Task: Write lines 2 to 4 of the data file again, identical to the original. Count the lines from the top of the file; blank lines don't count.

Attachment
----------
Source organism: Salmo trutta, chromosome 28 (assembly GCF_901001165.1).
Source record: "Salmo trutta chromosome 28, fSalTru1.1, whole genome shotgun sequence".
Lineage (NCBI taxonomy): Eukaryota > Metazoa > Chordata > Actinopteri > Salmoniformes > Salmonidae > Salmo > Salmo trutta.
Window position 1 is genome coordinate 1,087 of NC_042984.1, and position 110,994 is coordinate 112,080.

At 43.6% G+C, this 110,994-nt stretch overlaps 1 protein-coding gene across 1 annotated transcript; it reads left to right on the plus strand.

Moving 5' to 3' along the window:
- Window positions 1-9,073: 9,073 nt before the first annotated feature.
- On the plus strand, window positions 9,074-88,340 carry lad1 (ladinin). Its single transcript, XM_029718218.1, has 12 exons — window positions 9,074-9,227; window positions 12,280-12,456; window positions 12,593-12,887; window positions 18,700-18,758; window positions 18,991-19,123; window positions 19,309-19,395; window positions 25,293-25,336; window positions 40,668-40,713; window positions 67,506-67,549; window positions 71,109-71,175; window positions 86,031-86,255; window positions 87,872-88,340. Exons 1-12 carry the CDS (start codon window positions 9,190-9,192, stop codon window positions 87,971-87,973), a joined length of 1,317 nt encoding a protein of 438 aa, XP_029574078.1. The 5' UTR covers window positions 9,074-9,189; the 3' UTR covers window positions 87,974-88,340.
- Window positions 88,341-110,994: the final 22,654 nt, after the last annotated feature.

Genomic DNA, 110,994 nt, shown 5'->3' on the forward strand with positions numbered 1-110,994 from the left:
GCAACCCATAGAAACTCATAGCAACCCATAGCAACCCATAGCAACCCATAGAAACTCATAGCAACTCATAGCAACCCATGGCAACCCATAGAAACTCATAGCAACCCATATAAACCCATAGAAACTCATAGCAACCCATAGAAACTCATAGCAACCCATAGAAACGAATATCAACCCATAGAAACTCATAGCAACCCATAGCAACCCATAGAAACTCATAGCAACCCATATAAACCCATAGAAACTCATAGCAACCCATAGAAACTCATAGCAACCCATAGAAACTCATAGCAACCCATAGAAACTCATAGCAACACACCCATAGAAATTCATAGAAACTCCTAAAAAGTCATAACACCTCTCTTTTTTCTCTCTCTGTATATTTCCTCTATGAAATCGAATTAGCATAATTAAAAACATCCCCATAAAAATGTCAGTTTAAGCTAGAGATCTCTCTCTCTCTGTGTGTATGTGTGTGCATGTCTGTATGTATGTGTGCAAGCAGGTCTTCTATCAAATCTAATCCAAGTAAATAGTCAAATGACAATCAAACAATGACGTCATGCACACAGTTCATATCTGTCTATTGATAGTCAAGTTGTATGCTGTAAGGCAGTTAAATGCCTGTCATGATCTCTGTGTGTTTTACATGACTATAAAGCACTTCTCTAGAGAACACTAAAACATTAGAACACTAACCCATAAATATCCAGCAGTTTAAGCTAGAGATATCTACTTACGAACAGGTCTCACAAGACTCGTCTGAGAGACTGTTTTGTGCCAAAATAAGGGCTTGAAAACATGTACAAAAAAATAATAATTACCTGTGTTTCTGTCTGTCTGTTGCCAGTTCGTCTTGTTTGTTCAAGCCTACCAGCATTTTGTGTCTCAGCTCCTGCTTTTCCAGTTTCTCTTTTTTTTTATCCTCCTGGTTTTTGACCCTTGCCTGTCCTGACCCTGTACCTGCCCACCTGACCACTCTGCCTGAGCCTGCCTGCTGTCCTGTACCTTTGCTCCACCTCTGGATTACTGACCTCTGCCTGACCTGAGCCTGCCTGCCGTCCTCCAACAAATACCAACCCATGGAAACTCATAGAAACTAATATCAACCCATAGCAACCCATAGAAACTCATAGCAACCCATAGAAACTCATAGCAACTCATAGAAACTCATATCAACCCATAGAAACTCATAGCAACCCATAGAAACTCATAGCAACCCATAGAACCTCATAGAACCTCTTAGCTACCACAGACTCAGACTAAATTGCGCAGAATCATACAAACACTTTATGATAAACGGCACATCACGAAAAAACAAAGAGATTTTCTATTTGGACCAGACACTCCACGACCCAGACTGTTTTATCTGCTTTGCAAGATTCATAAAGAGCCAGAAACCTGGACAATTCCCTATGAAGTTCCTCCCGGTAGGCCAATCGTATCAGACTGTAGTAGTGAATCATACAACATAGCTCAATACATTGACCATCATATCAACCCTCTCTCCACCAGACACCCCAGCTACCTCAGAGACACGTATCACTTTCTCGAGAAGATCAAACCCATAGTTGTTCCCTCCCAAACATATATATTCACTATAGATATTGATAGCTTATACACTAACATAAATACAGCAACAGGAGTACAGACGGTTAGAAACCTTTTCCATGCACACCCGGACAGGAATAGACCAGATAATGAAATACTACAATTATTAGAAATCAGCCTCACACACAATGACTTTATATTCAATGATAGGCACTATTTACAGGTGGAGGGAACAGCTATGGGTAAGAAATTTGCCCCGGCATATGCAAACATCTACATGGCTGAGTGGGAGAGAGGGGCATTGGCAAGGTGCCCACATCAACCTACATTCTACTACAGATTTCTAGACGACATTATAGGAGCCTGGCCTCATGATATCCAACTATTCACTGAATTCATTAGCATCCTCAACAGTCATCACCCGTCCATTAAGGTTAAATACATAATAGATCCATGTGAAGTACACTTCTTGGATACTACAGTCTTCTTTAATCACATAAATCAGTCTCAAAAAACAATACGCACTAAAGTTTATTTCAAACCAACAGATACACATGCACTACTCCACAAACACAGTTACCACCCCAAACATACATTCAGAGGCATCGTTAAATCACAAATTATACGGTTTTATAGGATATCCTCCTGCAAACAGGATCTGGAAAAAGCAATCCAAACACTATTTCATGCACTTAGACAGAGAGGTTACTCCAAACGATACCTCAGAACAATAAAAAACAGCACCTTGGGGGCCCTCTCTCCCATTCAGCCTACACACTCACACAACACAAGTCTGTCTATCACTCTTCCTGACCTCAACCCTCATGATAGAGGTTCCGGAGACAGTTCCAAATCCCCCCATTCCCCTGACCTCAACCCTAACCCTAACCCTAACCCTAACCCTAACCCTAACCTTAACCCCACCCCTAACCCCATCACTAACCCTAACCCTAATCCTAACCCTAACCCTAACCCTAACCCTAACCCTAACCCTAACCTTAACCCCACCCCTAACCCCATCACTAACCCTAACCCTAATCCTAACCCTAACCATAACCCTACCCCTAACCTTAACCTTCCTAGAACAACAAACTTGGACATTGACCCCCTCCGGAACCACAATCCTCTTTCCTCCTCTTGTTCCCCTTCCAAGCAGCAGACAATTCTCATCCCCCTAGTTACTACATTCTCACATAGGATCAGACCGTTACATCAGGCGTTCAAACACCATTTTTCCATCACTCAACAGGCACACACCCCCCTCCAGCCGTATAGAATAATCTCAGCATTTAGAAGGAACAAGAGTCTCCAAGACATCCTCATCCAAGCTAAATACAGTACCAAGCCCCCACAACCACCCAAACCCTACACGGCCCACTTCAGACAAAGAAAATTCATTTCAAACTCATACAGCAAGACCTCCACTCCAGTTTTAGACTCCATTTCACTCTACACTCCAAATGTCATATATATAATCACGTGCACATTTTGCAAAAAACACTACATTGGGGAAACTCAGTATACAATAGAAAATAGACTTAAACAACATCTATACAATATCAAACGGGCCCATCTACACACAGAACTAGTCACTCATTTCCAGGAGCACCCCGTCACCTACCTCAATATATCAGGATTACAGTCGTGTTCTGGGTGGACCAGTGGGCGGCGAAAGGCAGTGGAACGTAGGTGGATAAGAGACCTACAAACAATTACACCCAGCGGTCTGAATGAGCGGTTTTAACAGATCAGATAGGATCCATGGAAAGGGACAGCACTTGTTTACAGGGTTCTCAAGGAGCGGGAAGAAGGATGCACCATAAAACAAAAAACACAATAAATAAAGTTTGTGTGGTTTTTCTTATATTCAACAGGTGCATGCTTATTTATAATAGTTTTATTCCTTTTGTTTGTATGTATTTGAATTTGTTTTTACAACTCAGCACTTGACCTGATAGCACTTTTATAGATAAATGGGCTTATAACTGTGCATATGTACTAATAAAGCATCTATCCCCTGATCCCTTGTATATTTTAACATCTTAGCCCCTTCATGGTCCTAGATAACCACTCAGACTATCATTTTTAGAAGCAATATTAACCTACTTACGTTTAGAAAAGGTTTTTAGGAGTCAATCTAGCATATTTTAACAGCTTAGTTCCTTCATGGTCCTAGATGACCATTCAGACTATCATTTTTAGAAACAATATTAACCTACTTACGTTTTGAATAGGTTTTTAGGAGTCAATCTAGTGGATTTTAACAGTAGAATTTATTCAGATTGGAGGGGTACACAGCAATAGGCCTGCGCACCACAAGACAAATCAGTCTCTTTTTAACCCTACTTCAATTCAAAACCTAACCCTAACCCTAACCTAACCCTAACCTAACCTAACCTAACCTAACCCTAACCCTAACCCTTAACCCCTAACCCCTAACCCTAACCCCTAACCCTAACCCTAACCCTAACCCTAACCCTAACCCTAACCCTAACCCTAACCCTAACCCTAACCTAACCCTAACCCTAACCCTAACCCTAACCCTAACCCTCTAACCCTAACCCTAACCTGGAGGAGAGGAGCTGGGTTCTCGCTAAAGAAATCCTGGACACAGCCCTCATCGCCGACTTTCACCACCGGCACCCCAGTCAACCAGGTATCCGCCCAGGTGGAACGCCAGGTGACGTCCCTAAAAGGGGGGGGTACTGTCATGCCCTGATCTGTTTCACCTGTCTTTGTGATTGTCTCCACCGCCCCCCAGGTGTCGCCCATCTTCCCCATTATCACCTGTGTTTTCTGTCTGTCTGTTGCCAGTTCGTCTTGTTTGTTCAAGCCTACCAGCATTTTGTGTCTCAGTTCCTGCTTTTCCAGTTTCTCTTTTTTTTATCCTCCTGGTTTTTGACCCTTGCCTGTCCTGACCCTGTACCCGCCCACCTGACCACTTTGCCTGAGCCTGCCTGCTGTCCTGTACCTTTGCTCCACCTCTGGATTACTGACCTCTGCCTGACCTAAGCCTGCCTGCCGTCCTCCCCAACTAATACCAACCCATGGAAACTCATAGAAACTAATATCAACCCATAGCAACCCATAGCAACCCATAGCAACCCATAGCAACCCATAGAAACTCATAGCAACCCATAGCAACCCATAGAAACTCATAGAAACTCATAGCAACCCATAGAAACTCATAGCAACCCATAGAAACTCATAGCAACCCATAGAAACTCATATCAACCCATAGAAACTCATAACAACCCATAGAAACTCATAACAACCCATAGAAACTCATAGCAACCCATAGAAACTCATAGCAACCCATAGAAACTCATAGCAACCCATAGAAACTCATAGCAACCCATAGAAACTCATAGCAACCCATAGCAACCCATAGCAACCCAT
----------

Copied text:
Source record: "Salmo trutta chromosome 28, fSalTru1.1, whole genome shotgun sequence".
Lineage (NCBI taxonomy): Eukaryota > Metazoa > Chordata > Actinopteri > Salmoniformes > Salmonidae > Salmo > Salmo trutta.
Window position 1 is genome coordinate 1,087 of NC_042984.1, and position 110,994 is coordinate 112,080.